Jump to content
madannie77

Mechanical World Year Book 1939

Recommended Posts

Some products made in Sheffield and advertised in the above mentioned publication.

Apologies for the wonky scans - I had to use a hand held scanner and my hands are not the steadiest anymore:

"Dunelt" Hollow Steel Bars from Dunford & Elliott

i-X4LLxDR.jpg

 

"Celfor" Soft Centred Steel from Sanderson Brothers & Newbould

i-w4ZgPrP.jpg

 

Precision Tools from Moore & Wright

i-QdcKpwL.jpg

 

Lots of things from John Holding & Co

i-m8QbpjV.jpg

  • Like 1

Share this post


Link to post
Share on other sites

Some more from the same book

Eclipse Hack Saw Blades from James Neill

i-hDrZtzF-X3.jpg

 

Interchangeable Steel Type from Edward Pryor & Son

i-d6fq7hN-X3.jpg

 

Springs and Spring Washers from John Tonks & Co

i-GLws4qd.jpg

 

  • Like 1

Share this post


Link to post
Share on other sites

I was an apprentice at Sanderson Bros & Newbould 1959 to 1965. I am sure they didn't produce Celfor soft centre steel at that time. In later life I worked setting up

 machines used for surface hardening, I am glad nobody found out about this steel as I would not have got to the countries I got to. Malaysia, South Korea, Thailand, Italy Sweden to name a few.

Share this post


Link to post
Share on other sites

Thanks Madannie...very interesting and a reminder of what this city of ours once was! "Celfor", like so many other brand names from Sheffield's steel companies was a case hardening steel used for shells, gears and any number of other applications. During WW2 the Germans became the world leaders in the manufacture of these steels when the shortage of alloys made them reliant on more readily available materials and inventing new hardening techniques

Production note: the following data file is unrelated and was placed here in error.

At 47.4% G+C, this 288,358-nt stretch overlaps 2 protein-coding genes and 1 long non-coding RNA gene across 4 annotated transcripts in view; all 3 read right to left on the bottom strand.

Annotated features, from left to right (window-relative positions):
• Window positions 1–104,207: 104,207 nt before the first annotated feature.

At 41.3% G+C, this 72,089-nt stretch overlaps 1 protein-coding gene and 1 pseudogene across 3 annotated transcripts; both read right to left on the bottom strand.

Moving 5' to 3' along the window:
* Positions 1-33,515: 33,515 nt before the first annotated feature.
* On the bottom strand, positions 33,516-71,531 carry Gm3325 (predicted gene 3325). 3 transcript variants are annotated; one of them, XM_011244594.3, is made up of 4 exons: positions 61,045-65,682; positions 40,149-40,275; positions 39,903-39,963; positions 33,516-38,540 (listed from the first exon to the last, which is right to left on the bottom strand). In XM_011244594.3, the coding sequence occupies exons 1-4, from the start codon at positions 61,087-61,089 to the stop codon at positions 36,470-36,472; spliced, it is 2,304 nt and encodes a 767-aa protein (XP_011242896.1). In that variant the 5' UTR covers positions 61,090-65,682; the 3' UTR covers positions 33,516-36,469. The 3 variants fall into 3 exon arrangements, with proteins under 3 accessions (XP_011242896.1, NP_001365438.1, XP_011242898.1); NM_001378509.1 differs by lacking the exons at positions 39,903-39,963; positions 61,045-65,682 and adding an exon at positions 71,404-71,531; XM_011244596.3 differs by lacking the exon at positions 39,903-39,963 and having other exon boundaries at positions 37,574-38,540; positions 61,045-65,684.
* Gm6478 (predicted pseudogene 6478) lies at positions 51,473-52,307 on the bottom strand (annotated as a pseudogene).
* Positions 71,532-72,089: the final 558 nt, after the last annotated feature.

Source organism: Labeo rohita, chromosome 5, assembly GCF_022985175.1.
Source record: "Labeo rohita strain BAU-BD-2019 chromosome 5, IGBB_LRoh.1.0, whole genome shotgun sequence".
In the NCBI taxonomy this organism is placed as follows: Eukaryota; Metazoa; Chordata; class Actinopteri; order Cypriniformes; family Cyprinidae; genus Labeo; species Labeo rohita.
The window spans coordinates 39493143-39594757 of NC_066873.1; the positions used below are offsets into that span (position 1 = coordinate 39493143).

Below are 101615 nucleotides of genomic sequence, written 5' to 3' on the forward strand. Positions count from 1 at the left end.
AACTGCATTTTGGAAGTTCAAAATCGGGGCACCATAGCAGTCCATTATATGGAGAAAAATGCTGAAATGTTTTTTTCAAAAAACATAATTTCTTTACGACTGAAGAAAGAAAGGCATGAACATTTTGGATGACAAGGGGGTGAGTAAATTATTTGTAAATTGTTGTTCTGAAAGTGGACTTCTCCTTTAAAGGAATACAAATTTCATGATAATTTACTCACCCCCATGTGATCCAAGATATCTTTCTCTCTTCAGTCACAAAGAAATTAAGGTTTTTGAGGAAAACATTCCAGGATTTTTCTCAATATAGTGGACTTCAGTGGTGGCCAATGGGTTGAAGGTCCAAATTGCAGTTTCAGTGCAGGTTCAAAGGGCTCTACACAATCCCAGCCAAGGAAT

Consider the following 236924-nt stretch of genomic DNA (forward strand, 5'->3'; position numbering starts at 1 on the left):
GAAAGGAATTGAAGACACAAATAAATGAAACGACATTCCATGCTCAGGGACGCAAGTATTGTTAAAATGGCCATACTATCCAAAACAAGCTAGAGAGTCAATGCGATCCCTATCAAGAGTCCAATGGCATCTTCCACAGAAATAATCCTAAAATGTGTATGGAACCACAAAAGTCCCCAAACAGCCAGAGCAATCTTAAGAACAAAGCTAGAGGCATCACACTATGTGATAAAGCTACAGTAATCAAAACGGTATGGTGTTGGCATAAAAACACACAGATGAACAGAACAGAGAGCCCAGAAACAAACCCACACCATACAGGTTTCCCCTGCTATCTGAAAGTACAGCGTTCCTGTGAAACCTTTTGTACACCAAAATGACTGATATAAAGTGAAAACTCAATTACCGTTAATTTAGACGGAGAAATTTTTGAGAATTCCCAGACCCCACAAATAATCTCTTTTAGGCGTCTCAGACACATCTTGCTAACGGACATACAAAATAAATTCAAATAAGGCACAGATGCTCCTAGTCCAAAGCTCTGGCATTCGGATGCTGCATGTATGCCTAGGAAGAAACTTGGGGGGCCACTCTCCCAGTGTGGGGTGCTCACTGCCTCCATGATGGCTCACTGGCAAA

. Most of these Sheffield brand names faded into insignificance ( tool and high speed steels excepted) when BS970 En series specifications became widely accepted by the steel and engineering industries .

 

 

Share this post


Link to post
Share on other sites

The hollow steel bars of round and hexagonal shape are used in the rock drilling and mining tool industry. Rock drills, sometimes 12 feet long have the hole in the so that coolant can be passed through them.

Padley & Venables in Dronfield use hexagonal hollow bar to make their rock drills. The end is forged with a slot that has a tungsten carbide tip brazed into it then 2 small holes each side of the carbide tip allow the coolant out, otherwise the tip would get so hot the carbide tip would un-braze. P&V's owners at the time bought Bedford steels on Effingham road to ensure continuity of supply after the only other rolling mill in Sheffield rolling hollow bar closed down.

Share this post


Link to post
Share on other sites

That company would be the "Sheffield Hollow Drill Steel Co.Ltd whose premises were , if memory serves m correct,on Locoford Lane (now the exit from IKEA}

Share this post


Link to post
Share on other sites

Create an account or sign in to comment

You need to be a member in order to leave a comment

Create an account

Sign up for a new account in our community. It's easy!

Register a new account

Sign in

Already have an account? Sign in here.

Sign In Now

×